CALORIE BURNING MISTAKES: Exercise physiologists say one of the biggest mistakes people make at the gym is over-exaggerating the number of calories they're really burning. The potential risk of this is that people will believe they can eat more due to the number of calories they think they've burned. Luis Alonso, a certified metabolic technician from Boca Raton, Fla., says you can't trust the amount of calories cardio machines say you've burned. He says, "They're completely inaccurate. It's just a doo-dad. If you keep following that, you're just going to plateau and most likely quit because you get frustrated." He says everyone burns calories at a different rate -- depending on sex, size, fitness level, and just plain individual metabolism. The machines don't know those specifics about the people working out on them and thus, will never be accurate. Alonso says even people who are the same sex, weight, height, age and fitness level burn a different number of calories at the same level of exertion. Another problem at the gym is that people often do the same thing, day in and day out. It's vital to vary the exercises and the intensity of them.
One study shows people who rode stationary bicycles six days a week for 12 weeks ended up burning 10 percent fewer calories at a given level of effort after their training. Why? Fitness trainer Bob Esquerre says, "Your body gets so used to it, you'll plateau, and all of a sudden, you'll start regressing. If you do the elliptical, the treadmill flat, treadmill inclined, take some spinning classes ... all of a sudden, your body stays challenged."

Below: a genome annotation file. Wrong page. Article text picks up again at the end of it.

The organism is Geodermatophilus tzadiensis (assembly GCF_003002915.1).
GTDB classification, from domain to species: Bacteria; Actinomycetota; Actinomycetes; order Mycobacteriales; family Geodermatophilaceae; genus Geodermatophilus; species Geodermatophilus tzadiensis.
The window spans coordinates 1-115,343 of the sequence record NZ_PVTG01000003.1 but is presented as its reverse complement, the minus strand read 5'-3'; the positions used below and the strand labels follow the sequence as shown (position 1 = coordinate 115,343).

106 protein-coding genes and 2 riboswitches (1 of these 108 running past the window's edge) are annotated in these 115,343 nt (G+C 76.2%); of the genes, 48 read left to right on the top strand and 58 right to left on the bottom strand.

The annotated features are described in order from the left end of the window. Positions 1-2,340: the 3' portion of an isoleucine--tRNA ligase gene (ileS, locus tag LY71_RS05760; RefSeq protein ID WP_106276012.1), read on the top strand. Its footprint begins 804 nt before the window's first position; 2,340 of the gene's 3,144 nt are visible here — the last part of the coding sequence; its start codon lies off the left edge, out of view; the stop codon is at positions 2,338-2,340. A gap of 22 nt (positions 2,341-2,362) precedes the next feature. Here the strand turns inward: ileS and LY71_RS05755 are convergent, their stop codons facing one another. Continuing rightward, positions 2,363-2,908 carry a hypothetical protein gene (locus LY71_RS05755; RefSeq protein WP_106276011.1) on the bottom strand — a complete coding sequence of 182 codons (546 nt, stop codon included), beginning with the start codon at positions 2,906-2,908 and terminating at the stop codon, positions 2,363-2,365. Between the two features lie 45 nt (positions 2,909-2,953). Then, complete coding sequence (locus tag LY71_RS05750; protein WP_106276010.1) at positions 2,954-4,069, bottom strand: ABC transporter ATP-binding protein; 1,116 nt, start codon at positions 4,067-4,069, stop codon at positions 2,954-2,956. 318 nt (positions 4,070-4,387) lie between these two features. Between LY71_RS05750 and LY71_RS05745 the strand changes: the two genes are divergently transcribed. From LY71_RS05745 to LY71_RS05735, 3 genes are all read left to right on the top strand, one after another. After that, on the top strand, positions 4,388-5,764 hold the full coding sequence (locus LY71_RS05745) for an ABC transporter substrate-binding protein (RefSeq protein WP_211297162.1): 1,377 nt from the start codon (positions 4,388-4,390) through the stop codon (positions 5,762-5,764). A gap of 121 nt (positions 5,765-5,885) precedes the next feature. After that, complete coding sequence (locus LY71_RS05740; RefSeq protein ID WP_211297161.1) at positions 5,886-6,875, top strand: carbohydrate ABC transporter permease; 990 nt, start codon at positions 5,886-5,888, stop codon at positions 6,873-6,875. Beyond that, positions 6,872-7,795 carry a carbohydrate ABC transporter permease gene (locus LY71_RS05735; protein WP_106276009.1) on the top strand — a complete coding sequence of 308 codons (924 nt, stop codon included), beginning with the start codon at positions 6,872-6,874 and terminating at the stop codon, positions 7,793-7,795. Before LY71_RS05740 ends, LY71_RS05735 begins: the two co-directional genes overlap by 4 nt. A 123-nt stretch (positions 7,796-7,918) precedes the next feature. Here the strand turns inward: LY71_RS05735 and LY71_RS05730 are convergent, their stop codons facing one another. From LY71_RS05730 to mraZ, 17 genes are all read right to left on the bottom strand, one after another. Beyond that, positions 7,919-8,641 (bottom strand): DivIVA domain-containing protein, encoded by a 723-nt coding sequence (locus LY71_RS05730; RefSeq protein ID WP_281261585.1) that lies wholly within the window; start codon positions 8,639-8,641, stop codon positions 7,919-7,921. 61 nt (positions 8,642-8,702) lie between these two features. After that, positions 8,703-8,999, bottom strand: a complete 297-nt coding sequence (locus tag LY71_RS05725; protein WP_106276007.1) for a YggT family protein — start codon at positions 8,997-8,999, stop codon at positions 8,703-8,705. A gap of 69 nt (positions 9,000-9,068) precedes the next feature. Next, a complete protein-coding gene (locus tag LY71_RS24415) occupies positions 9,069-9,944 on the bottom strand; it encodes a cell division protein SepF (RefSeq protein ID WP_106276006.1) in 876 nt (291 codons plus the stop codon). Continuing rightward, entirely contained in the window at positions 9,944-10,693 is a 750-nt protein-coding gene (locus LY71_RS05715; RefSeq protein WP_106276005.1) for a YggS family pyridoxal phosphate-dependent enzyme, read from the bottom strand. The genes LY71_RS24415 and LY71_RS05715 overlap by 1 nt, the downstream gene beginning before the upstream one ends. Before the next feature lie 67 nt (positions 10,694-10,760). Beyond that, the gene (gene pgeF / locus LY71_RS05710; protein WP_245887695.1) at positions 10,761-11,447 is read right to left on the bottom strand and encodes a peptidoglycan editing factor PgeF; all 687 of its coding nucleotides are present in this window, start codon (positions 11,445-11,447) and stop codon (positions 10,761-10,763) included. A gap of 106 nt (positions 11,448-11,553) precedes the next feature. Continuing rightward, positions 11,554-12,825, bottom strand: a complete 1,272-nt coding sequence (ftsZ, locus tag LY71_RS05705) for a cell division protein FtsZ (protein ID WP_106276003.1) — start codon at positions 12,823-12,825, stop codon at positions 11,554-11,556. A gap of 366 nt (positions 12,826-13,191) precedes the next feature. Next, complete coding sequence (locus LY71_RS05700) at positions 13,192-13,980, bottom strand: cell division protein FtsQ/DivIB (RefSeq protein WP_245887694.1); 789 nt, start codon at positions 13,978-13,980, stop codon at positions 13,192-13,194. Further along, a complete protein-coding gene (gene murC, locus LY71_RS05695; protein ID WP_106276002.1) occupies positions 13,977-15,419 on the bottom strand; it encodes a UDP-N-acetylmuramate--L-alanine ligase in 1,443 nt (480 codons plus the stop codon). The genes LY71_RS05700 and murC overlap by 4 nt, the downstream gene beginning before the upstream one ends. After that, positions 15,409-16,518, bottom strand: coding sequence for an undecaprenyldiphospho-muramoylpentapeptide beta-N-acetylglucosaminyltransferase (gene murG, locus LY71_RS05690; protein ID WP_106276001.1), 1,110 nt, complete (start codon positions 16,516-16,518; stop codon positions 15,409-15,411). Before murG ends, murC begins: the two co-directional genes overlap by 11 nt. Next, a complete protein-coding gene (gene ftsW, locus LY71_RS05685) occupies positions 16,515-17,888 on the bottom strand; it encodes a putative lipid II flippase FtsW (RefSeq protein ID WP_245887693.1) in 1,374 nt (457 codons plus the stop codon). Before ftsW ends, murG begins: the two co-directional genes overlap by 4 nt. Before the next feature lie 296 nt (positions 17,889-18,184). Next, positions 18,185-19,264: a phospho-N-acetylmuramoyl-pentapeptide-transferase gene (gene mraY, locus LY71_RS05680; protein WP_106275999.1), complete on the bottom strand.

BURNING CALORIES BETTER: The surest way to get the most calorie burn out of your workout, says Alonso, is to get a metabolic test. A personal metabolic assessment profile measures how a person's body processes calories. It basically takes a snapshot of a person's metabolism. It first measures a person's aerobic base, which is the point at which a person's body is most efficient at burning fat. For example, if someone's aerobic base is defined as 158 heartbeats per minute, they will burn the most fat at that level of intensity. Any exercise where they reach a heartbeat above that -- or below -- is an inefficient way to burn calories. A metabolic test can also measure anaerobic threshold -- the point at which the body physically cannot utilize any more fat. For a person with an aerobic base at 158 beats/minute, their anaerobic threshold may be 173 beats a minute, where they'll still be burning calories, but not calories from fat. The goal, says Alonso, is to work out at an intensity where half of the calories you're burning are from fat. That's the aerobic base. Alonso says metabolic testing has been around for a while in hospitals, at NASA and universities, but only recently has it become miniaturized and accessible to fitness clubs and members. Alonso says the benefits of metabolic testing are worth it. He says, "They're showing up at the gym -- why not just make the most out of their time?"